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Toy pirate ship sailed 3,700 miles across the Atlantic from Africa to Barbados

Toy pirate ship sailed 3,700 miles across the Atlantic from Africa to Barbados
10 Oct
2018

Two young boys have signed a book deal after their Playmobile toy pirate ship sailed 3,700 miles across the Atlantic Ocean from Africa to Barbados.

Ollie Ferguson, nine, and brother Harry, six, from Turriff, Aberdeenshire, have sold their story rights to New York-based publisher WW Norton & Company.

The boys caught the attention of the book industry after their £40 ship set sail from Peterhead fitted with a tracker device and made it across the Atlantic.

In May 2018 media reported the ship was about 100 miles south of Barbados. Launched from Scotland the ship needed some adaptations before it was ready to tackle the North Sea.

A counterweight was added to help it stay upright, and it was filled with polystyrene to help it stay afloat.

The ship carried a message asking anyone who finds it to launch Adventure back into the sea.

The boat has done more than 3,000 miles. It sailed hundreds of miles to Denmark after its initial launch from Peterhead. It then made it to Sweden and Norway.

It was taken aboard the Christian Radich, a Norwegian full-rigged ship, and then launched off the coast of Mauritania where it made its way across the Atlantic to Barbados.

Since then, Ollie and Harry, along with parents MacNeill and Vicki, have documented their continuing adventures on a Facebook page called The Days are Just Packed.

The boys' book - Ollie & Harry's Marvellous Adventures - is due to be released in autumn next year and will be published as part of the Norton Young Readers series.

The brothers are writing it with their father and children's author Garry Jenkins.

Mr Ferguson said: 'After the Playmobil ship was launched we got a lot of attention from all over the world which led to our now-agent Lucy Cleland getting in touch.

'She loved the idea of what we were doing and proposed writing a book. The next day we got a call from Garry who suggested working together.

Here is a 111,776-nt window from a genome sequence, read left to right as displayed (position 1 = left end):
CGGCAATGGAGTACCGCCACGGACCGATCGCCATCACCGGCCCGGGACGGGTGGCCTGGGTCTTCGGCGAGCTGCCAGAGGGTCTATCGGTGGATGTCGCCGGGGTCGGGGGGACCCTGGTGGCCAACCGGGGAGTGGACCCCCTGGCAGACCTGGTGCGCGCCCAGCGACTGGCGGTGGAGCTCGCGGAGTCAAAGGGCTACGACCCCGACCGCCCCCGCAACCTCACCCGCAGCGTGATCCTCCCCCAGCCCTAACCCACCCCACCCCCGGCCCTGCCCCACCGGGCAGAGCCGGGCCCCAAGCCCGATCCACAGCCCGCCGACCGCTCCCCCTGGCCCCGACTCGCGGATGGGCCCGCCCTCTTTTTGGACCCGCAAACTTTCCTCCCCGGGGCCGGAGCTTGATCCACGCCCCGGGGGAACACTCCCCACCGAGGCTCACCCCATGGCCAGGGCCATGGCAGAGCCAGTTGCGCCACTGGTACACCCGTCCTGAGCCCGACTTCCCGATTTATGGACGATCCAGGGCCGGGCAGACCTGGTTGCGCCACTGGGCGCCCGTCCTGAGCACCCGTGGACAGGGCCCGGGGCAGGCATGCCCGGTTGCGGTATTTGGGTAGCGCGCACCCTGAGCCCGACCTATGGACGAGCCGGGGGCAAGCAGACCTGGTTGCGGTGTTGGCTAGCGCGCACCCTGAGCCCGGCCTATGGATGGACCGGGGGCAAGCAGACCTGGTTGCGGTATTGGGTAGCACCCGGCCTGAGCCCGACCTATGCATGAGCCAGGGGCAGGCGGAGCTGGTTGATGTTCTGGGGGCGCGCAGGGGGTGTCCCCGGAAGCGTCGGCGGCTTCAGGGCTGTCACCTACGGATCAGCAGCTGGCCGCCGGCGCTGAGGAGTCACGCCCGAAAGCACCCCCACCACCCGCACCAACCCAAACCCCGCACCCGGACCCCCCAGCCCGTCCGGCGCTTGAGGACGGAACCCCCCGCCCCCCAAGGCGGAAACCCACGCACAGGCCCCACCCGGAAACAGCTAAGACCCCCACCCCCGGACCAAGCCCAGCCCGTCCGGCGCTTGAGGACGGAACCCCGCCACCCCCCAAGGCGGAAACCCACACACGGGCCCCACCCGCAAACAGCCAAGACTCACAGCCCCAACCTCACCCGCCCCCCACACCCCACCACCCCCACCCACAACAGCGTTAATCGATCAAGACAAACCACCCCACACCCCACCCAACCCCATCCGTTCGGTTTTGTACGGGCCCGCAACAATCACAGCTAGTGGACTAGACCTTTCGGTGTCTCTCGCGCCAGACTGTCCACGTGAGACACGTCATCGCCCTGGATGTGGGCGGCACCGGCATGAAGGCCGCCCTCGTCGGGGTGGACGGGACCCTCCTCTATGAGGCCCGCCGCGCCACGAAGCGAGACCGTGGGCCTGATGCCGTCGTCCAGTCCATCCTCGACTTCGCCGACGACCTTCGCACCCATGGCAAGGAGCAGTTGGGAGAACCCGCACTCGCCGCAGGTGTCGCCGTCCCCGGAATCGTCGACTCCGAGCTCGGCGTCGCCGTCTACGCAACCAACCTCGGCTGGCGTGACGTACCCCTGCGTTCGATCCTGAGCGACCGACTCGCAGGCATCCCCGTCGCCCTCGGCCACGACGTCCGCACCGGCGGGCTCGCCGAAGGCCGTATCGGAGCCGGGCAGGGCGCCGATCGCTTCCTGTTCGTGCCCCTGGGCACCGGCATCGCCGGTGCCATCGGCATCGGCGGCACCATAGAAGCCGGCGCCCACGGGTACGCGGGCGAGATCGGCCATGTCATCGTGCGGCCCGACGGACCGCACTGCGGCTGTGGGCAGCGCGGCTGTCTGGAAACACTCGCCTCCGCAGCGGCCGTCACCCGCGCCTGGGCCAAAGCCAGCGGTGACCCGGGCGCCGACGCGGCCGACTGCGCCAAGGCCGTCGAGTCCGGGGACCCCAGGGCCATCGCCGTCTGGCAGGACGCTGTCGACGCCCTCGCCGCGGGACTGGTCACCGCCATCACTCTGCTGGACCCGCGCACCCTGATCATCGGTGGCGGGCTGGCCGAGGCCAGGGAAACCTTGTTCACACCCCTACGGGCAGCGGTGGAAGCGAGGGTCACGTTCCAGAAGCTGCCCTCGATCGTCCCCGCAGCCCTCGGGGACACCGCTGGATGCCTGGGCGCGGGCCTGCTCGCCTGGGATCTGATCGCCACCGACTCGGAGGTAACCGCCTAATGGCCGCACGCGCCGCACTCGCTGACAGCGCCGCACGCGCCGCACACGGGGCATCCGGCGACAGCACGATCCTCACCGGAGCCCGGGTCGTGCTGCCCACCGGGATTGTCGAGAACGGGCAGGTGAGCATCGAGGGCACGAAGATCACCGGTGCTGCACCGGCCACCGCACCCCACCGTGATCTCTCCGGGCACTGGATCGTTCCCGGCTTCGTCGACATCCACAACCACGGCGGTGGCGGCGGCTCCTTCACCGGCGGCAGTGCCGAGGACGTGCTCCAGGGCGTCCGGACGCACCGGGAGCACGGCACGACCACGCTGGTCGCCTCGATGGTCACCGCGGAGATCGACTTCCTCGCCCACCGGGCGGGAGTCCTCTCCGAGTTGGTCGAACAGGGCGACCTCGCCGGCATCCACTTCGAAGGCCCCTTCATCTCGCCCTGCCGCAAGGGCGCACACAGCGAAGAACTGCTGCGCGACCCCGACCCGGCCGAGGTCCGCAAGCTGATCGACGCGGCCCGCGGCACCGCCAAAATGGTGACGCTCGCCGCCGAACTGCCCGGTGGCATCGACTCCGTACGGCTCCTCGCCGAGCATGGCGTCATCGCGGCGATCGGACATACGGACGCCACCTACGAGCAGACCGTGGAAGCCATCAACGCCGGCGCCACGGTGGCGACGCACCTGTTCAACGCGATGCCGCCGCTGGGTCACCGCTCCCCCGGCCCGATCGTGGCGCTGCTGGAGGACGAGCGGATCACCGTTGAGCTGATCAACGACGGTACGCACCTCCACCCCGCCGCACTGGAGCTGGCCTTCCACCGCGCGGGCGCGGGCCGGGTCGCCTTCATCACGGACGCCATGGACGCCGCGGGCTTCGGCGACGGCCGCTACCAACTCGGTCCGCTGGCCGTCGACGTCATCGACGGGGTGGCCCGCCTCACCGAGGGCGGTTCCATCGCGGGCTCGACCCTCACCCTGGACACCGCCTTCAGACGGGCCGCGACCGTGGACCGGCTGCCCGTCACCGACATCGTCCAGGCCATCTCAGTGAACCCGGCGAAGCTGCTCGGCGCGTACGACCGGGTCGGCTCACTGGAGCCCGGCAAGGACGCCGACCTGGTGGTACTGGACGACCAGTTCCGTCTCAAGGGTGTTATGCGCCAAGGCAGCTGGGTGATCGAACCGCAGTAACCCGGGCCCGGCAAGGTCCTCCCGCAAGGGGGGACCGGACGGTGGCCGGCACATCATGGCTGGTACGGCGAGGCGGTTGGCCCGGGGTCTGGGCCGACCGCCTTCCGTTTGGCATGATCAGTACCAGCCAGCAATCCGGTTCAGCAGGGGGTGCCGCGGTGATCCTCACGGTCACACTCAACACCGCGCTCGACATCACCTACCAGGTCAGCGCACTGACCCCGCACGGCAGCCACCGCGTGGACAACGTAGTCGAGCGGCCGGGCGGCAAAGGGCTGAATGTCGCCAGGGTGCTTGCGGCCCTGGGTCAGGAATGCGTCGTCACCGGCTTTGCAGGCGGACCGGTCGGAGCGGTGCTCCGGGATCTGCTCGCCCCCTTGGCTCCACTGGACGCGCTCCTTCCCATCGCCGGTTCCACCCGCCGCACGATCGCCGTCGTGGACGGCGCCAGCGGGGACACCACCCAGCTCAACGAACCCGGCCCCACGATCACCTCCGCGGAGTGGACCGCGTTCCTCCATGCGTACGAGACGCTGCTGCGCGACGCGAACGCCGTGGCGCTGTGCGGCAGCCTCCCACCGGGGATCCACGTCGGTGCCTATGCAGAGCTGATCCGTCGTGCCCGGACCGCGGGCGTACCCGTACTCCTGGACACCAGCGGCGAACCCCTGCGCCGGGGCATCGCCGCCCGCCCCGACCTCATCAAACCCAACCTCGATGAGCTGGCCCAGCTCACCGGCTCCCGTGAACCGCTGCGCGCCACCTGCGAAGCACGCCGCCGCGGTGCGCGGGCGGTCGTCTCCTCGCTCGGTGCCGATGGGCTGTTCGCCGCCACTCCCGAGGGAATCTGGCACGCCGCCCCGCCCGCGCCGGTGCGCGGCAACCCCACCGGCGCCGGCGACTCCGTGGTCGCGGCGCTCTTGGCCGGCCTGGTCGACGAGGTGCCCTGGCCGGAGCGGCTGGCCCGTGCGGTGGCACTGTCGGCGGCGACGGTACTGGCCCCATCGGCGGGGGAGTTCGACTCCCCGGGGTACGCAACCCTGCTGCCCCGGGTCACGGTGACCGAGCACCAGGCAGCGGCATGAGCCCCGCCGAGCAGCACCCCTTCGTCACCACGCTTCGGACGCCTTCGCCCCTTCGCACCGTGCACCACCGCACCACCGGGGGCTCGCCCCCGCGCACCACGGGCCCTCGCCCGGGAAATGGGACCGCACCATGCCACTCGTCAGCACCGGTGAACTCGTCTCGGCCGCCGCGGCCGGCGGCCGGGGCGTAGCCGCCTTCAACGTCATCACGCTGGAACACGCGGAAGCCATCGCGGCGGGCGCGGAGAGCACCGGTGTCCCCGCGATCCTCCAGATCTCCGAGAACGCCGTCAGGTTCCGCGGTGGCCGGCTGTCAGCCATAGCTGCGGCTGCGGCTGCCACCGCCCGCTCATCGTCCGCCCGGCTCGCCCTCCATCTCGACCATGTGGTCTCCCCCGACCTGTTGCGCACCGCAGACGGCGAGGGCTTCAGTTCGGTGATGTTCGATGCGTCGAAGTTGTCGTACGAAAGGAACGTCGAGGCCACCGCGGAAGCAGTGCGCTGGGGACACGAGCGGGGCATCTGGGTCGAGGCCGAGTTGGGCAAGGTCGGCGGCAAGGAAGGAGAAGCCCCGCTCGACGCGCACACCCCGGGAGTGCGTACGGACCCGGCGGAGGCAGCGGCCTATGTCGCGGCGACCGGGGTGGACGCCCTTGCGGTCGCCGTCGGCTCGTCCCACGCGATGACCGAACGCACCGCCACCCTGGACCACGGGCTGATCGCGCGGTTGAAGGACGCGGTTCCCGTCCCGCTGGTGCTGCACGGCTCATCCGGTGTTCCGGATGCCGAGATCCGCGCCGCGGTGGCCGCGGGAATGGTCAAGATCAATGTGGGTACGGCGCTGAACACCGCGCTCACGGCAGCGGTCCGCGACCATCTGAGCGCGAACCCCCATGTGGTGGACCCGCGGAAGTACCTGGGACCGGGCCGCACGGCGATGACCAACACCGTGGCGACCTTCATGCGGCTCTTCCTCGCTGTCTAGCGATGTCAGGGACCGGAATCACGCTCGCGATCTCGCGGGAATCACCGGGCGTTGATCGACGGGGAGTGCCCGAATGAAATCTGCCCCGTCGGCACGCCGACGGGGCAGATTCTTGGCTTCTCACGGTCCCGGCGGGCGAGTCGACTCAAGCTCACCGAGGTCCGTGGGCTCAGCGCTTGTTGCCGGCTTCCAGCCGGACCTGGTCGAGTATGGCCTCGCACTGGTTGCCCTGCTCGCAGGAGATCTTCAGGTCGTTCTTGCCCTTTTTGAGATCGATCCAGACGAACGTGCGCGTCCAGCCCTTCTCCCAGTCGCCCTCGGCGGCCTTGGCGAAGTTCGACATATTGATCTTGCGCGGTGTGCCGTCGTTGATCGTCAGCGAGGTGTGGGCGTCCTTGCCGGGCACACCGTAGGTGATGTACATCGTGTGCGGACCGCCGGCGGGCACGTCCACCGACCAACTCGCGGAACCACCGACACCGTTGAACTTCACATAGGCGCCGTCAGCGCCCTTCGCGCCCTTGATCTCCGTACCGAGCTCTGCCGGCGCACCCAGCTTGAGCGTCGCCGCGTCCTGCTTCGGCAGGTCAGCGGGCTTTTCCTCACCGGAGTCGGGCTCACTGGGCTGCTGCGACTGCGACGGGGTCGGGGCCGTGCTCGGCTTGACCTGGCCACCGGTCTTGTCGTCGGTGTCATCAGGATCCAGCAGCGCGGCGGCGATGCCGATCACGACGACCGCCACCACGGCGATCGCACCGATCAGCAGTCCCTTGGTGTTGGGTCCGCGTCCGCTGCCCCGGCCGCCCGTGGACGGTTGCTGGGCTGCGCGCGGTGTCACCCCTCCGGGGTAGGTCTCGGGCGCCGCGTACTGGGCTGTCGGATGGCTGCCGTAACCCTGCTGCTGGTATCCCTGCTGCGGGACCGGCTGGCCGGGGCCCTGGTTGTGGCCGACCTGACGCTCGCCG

'Since then we have been busy slowly creating the book. We left the publishing side to Lucy and we have managed to secure a brilliant publisher.'

His wife added: 'The boys are very grounded and they don't think that what they do is out of the norm and are used to sharing their adventures.

'We loved the concept of the book - it's all about inspiring other kids to go out and have their own adventures.'

Ms Cleland said: 'Readers have so much to look forward to in the book, particularly those who have been wondering how Ollie and Harry pulled off their best adventures and how they can try something similar.

'All in all, Ollie and Harry are such a great example of how many interesting modern ways there are to create your own fun and have adventures that change your perspective on the world and your own capabilities.'

As for any money made from the book deal, MacNeill said: 'It will either be put towards making bigger adventures for the boys - ones that we otherwise wouldn't be able to do - or perhaps it will go into a trust fund for when they are older.'

The boat needed some adaptations before it was ready to tackle the North Sea.

A counterweight was added to help it stay upright, and it was filled with polystyrene to help it stay afloat.

The ship carries a message asking anyone who finds it to launch Adventure back into the sea.

Speaking on the Good Morning Scotland radio programme, their dad said: "We've been following her for the last five months, crossing the Atlantic, and just over a week ago she stopped pinging us locations and we assumed that was it, we had lost her, and the batteries had died.

"Last night I just went on again to have a quick look, just out of habit more than expecting to see something, and she started pinging again, which is amazing.

"She's about 100 miles south of Barbados just now

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